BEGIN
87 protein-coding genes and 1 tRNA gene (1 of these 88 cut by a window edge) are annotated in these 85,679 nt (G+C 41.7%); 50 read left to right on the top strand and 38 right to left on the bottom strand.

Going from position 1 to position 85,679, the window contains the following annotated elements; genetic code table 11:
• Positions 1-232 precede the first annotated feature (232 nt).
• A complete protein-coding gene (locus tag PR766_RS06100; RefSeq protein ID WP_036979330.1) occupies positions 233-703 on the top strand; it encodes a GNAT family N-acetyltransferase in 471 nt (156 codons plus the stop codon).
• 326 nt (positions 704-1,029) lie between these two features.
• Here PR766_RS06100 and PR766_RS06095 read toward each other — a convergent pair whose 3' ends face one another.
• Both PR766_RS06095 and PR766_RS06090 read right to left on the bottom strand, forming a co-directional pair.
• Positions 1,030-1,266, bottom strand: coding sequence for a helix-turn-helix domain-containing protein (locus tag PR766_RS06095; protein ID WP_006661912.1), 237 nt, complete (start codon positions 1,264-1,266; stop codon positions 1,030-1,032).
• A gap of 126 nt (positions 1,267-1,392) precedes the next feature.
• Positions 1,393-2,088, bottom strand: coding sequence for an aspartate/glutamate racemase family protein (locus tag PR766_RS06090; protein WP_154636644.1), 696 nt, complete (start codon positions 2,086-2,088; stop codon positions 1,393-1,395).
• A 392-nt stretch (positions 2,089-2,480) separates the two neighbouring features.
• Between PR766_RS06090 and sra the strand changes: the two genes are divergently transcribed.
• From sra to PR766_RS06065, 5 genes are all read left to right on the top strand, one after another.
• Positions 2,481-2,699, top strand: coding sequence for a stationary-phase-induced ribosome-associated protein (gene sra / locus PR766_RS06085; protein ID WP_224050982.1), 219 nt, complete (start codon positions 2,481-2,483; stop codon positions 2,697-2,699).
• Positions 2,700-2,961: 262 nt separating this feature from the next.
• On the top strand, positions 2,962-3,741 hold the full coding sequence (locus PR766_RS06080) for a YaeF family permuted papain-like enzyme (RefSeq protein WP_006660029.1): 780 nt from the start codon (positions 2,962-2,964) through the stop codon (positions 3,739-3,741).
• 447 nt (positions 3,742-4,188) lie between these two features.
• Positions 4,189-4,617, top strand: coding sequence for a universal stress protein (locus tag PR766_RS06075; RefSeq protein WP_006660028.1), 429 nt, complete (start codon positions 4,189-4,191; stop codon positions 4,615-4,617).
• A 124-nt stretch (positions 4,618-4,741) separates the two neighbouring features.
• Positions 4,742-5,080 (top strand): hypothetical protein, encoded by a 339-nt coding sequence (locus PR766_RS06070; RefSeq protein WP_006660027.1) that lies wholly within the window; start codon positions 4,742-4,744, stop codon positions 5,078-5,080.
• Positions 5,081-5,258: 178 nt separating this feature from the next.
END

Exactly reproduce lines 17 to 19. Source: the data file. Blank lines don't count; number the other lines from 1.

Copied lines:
• 447 nt (positions 3,742-4,188) lie between these two features.
• Positions 4,189-4,617, top strand: coding sequence for a universal stress protein (locus tag PR766_RS06075; RefSeq protein WP_006660028.1), 429 nt, complete (start codon positions 4,189-4,191; stop codon positions 4,615-4,617).
• A 124-nt stretch (positions 4,618-4,741) separates the two neighbouring features.